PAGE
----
That video I posted the other day showing how a tow truck was able to pull an SUV out of Lake Minnetonka after it fell through thin ice looked too easy. It was in fairly shallow water and from all appearances, it didn’t take that much for Lake Minnetonka to give up her ill-gotten gain.
But Lake Onalaska — the part of the Mississippi River separating La Crosse, Wis., from Dresbach, Minn. — is a lake that makes you work for it.
A Ford F-150 went through the ice on Tuesday, the La Crosse Tribune reports.
Normally, Don Stoeckly at Don’s Towing would take a tow truck and just pull it out. But the truck was a mile from shore, the newspaper says.
Stoeckly took a rusted-out Jeep Cherokee sitting in his lot and went to work with a torch. He cut off the doors, the roof, the tailgate, the hood; he ripped out everything but the engine and the driver’s seat, “anything we could get off that would lighten the vehicle.”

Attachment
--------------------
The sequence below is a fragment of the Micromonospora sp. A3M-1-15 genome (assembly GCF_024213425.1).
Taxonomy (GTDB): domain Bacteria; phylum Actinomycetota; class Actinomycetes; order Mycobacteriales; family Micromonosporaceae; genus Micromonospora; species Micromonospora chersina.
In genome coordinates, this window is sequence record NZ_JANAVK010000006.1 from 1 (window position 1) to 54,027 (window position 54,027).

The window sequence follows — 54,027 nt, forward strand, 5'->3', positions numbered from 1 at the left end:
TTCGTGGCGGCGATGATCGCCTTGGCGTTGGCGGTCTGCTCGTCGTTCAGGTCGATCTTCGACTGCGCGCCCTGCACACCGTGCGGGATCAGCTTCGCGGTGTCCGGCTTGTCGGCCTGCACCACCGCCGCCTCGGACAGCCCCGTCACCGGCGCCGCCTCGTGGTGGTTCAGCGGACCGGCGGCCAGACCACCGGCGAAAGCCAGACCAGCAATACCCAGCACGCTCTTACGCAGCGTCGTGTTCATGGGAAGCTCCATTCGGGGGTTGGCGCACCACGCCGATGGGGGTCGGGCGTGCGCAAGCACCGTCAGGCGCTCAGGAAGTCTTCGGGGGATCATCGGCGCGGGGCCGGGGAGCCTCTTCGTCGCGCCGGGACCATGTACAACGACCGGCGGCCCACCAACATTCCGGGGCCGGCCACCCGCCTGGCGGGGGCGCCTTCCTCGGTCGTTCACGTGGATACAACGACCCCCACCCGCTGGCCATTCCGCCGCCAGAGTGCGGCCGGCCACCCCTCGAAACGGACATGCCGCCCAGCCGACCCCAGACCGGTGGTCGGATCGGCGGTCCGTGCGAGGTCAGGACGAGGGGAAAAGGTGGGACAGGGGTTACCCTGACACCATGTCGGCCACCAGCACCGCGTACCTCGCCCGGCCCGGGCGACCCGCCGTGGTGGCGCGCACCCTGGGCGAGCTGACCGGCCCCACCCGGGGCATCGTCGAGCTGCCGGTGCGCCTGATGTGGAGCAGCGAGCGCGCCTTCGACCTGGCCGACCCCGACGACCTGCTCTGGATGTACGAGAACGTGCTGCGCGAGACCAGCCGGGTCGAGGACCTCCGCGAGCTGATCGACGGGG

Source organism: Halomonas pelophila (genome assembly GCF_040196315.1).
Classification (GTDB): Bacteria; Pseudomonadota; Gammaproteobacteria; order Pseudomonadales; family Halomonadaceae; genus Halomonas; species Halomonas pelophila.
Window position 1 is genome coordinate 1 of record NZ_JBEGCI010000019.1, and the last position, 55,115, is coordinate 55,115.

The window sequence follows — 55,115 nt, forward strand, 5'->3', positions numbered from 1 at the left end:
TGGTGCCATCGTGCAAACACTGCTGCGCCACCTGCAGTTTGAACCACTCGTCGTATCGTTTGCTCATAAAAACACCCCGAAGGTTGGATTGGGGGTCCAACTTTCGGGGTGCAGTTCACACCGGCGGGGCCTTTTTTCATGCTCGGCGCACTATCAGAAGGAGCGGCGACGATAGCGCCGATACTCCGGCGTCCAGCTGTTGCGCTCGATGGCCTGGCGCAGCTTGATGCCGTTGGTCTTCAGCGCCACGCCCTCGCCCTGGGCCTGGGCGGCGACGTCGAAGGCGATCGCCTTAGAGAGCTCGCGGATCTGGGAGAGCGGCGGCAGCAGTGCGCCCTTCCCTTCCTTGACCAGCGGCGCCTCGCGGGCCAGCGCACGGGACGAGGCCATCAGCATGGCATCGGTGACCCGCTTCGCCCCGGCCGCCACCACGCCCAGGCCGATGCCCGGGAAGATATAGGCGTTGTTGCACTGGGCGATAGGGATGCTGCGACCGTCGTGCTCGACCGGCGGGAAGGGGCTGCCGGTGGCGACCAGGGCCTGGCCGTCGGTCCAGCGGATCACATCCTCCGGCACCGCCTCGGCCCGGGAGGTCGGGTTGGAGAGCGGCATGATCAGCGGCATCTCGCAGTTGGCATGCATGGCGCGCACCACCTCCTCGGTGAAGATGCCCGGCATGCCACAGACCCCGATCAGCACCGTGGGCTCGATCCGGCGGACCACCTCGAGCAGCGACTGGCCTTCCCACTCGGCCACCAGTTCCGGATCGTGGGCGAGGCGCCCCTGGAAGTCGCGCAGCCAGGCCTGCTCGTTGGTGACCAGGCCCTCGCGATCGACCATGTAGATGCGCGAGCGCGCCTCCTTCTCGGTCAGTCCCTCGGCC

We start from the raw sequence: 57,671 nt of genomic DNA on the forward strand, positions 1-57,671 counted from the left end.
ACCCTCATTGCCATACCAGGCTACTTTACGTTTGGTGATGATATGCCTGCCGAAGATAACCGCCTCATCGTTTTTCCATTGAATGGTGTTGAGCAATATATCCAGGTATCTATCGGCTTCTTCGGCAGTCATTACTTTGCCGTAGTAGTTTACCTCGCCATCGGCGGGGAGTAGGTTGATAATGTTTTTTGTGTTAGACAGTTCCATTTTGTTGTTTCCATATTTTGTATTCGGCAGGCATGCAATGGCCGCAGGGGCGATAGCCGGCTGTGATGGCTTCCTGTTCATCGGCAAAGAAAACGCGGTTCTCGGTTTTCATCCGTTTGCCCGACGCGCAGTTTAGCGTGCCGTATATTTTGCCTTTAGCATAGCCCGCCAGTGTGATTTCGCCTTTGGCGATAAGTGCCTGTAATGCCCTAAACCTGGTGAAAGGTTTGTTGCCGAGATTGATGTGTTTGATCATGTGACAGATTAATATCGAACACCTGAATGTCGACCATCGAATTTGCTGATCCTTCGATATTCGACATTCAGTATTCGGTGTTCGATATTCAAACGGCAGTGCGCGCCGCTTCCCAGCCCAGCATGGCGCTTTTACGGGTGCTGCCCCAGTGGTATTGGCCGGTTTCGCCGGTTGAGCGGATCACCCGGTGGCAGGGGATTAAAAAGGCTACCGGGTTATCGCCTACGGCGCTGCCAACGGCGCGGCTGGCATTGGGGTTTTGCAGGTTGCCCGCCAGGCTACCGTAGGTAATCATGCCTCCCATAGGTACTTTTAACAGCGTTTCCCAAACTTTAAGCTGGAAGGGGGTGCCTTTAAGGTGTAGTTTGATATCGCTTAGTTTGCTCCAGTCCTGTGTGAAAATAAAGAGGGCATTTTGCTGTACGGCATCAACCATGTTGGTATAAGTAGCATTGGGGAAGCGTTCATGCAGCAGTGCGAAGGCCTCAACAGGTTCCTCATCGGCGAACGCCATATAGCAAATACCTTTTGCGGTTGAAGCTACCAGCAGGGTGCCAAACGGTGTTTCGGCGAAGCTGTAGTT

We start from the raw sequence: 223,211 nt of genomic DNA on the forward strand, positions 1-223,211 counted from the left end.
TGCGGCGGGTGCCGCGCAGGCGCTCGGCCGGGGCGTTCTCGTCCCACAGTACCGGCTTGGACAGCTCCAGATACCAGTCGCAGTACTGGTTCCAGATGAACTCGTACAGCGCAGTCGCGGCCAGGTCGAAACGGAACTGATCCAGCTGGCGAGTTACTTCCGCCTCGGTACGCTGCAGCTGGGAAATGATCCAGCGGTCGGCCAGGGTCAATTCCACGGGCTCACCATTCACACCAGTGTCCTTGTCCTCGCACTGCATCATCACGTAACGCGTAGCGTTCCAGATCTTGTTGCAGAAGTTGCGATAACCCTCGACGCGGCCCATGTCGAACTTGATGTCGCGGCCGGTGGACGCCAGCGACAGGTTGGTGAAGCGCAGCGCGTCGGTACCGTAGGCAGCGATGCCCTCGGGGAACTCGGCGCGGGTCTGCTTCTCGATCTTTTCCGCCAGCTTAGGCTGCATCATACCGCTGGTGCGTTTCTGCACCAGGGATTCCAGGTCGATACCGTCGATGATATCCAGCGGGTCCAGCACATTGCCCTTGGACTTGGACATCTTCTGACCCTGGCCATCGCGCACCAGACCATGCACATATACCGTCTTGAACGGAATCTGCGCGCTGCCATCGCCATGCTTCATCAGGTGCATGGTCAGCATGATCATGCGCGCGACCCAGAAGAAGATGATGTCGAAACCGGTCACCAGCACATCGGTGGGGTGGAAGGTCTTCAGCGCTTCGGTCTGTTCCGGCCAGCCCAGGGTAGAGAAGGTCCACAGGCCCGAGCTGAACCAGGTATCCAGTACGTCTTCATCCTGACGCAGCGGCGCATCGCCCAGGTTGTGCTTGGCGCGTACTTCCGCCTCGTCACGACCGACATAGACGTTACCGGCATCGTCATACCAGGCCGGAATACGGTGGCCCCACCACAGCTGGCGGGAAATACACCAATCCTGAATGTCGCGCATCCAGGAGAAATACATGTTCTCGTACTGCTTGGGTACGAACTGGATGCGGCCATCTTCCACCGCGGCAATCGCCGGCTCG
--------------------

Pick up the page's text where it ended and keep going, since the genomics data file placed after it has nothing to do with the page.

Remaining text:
He figures he got the Jeep down to about 1,500 pounds.
He then welded a boom on the back and hooked up a 10,000-pound electric winch — the smallest he thought he could get away with — and drove the Mad Max-style tow as far out as he dared, about 400 feet from the sunken truck.
His contraption looked like this. Ain’t she a beauty?
“Four companies turned this job down,” his daughter said. And with good reason. “He had it in his head — I’m doing this job.”
Then Don put on a life preserver and the La Crosse Dive Team assisted in getting people to the truck…
… while he loaded timber on a golf cart and headed for the sunken treasure, with a wave “goodbye.” Because you never know.
The dive team attached a cable and the Mad Max…umm… thing pulled the truck along the lake bottom.
It took a couple of days but on Thursday, the truck was in shallow enough water that timber could be used as a ramp to get it topside.
Eventually, it came to shore freshly washed and completely worthless.
Stoeckly has been doing this sort of thing for 37 years, the Tribune says.
There’s good money to be made off the bad decisions of others.
The moral of the story? Don’t drive on thin ice, learn the art of welding, and call Don Stoeckly when you’re fresh out of good ideas.